Every critical and high-risk vendor must have their fundamental business information gathered. Community financial institutions can use this information to assess if the vendor complies with any relevant local laws and regulations, as well as to spot any potential future performance problems.

An essential element in the vendor risk management lifecycle is due diligence. In many businesses, conducting due diligence on each vendor is not just a good business practice but also regulated by the law. There are baseline or foundational documents that should be gathered to further examine the majority of vendor engagements, even though not all vendor relationships pose the same risks to a financial institution.

Collecting, reviewing and storing vendors’ due diligence materials is a vital part of the vendor management process. Vendors are required to present certain documents as proof of their internal risk management as part of the due diligence procedure. The vendor should be able to provide documents that are a crucial part of evaluating the vendor’s risk and the controls they have in place. Whether it’s a SOC report to confirm information security processes, internal compliance guidelines, or even a business continuity plan and testing.

After collecting and reviewing the vendor’s due diligence material, the financial institution should have a central location to store these documents securely and also receive notification when due diligence material needs to be collected again or is missing.  Strunk’s vendor management software, Vendor Manager, can assist with your financial institution’s vendor due diligence process and provide a streamlined process. Visit to learn more.

Why is vendor management a hot topic in the world of financial institutions today?

Why is vendor management a hot topic in the world of financial institutions right now? It’s because regulatory organizations including the Federal Financial Institutions Examination Council, Office of Foreign Assets Control, and Federal Trade Commission are focusing on how financial institutions are managing the vendors they outsource to. The Federal Deposit Insurance Corporation (FDIC) has declared that an institution can “outsource a service, but cannot outsource the duty,” making it very apparent that the responsibility for compliance rests with the financial institutions. Various regulators refer to vendor management using various terms. Even though they all ultimately want the same thing, they approach it differently.  For regulators, third-party risk is a sensitive subject. There are many different types of risk that might be introduced when a bank outsources a task to a third-party. Assessing, evaluating, monitoring, and controlling those risks is the core of vendor management.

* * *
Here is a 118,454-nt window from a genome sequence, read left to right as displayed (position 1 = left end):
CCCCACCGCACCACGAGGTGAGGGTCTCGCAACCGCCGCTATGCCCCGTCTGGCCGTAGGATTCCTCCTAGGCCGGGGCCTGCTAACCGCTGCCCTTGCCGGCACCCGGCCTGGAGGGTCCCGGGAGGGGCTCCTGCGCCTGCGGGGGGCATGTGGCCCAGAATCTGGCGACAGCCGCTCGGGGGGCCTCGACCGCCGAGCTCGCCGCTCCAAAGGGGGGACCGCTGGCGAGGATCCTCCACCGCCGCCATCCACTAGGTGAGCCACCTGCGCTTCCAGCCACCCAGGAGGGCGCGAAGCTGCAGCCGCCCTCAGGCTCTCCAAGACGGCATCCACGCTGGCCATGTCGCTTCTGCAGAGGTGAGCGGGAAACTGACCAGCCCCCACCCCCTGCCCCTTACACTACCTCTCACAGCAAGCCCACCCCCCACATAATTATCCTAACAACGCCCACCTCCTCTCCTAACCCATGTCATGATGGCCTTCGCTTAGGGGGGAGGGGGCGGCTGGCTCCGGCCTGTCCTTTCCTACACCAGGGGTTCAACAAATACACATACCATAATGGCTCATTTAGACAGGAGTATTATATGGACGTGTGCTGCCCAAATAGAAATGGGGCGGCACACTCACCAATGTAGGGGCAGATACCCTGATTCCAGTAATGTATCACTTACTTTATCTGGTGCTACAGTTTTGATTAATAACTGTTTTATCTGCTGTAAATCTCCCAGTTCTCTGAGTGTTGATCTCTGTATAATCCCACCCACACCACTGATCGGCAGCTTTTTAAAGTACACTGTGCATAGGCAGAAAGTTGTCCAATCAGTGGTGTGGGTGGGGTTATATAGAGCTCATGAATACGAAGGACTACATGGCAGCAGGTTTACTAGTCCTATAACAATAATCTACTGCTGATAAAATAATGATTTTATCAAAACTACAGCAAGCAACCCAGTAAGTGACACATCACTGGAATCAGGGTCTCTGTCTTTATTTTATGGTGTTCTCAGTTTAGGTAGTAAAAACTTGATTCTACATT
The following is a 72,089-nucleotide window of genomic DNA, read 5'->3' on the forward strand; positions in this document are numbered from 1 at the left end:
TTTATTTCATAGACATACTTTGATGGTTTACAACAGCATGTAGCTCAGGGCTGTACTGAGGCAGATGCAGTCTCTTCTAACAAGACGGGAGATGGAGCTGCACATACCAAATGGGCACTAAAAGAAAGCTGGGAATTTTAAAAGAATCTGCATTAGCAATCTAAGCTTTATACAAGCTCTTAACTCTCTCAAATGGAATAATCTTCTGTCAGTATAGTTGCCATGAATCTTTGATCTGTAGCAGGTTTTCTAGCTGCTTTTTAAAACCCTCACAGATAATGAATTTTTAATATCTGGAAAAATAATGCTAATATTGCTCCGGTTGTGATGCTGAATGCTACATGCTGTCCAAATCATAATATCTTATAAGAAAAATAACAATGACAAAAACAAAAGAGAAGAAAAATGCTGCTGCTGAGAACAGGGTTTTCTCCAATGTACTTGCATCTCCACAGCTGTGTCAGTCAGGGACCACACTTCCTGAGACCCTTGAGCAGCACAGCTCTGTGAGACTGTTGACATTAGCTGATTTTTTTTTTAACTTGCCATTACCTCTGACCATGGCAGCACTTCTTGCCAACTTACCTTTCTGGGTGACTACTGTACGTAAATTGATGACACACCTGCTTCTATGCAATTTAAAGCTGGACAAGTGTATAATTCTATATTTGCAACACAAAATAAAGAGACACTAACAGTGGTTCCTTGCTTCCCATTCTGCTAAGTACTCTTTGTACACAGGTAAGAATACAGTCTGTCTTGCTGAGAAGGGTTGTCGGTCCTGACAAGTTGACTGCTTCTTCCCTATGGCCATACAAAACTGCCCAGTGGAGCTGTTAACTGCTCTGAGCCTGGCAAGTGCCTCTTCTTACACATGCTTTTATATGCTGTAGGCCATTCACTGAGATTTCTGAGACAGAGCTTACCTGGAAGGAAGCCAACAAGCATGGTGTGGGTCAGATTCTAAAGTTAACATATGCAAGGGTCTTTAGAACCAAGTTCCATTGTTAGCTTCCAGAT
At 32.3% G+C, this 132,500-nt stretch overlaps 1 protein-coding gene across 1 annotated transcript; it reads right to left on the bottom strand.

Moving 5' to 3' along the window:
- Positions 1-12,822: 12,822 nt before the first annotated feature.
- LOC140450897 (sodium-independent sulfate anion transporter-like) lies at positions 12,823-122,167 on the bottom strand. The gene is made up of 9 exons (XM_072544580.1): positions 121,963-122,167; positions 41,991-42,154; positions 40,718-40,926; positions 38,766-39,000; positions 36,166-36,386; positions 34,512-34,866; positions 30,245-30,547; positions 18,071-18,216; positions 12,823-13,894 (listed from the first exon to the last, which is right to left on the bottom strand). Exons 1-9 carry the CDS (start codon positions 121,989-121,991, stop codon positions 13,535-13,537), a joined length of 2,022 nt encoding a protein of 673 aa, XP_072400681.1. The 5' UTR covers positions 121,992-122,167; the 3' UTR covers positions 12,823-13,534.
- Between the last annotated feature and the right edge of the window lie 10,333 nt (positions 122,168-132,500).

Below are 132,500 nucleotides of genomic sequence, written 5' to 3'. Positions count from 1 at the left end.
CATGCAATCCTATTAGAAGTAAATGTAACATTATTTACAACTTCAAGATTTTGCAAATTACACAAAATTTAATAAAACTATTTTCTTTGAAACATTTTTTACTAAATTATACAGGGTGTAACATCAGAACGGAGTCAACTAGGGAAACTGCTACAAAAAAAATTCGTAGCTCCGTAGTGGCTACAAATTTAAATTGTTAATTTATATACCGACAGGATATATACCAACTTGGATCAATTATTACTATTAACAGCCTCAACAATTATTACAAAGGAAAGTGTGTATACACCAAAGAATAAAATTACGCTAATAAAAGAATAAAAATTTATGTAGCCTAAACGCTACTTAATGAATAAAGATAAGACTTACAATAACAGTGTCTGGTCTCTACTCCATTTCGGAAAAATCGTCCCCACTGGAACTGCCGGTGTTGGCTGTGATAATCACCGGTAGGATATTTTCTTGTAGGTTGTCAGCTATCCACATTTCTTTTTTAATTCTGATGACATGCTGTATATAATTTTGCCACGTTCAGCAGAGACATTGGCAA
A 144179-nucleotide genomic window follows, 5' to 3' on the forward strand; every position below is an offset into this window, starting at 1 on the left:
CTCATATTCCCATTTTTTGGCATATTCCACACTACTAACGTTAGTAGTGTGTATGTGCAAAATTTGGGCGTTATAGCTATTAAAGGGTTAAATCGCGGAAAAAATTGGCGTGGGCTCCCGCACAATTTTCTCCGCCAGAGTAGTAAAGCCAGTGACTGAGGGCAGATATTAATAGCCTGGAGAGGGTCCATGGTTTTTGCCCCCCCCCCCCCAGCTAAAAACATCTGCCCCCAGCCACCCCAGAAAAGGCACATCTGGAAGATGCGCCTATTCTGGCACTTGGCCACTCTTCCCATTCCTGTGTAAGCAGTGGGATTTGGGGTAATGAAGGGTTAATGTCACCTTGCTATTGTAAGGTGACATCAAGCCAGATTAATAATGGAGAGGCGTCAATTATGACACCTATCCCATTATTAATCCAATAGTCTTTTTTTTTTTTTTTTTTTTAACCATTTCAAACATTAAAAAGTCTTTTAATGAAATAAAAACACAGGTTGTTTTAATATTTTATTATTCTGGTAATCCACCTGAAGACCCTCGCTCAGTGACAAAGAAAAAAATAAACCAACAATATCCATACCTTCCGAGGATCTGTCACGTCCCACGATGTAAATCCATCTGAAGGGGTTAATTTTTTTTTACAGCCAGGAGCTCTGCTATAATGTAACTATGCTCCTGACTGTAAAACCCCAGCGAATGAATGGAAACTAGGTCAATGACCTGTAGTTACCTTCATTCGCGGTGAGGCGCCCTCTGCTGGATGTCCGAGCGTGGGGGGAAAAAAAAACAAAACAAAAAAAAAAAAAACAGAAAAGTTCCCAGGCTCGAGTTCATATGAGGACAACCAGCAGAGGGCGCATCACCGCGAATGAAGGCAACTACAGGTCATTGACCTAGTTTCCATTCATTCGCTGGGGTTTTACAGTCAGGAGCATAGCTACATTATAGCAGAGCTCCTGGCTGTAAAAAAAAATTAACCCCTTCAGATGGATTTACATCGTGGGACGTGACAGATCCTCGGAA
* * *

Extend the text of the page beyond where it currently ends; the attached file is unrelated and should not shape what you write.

The importance of vendor management is something Strunk constantly think about, just like it is for the FIs we support. We take great pride in offering a vendor manager software and services that let our clients have an effective vendor management program.  Components of Strunk’s effective vendor management program:

  • Risk Assessments- Assist the financial institution in assess the risk level of the activity the vendor performs.
  • Surveys- Vendor questionnaires to elevate the controls that each vendor has for the emerging risk of the vendor.
  • Contract- Contract assessment, a place to capture and store the contract and its information.
  • Service-Level agreements (SLAs)- tracking SLAs to make sure that the vendor is sticking to the agreement and not being fraudulent.
  • Review- Reevaluating the risk the vendor has while also identify any concerns with the performance of the vendor.
  • Due Diligence- central location to store and evaluate due diligence material from the vendor.

In conclusion, a properly managed vendor relationship can result in greater quality, better service, lower costs, and happier clients.

The Importance of Impartial Vendor Reviews

Vendor Reviews provide an impartial view that allows users to evaluate vendor performance and situation since they allow users to; share expectations with vendors, be clear about the vendor performance metrics that are most important and assess the vendors’ track record of value delivery.

A vendor review should always cover core performance such as:

Efficiency of Business – Working with troublesome vendors frustrates workers and costs time and money. Assess vendors’ processes and systems, as well as how easy the vendor is to work with.

Regulatory Compliance- Many businesses rely on vendors to fulfill a range of third-party compliance requirements and regulatory standards. Vendors have a key role in assuring compliance with these standards, which are expanding quickly. Include them in vendor reviews and mandate that vendors monitor and report on their adherence to these standards.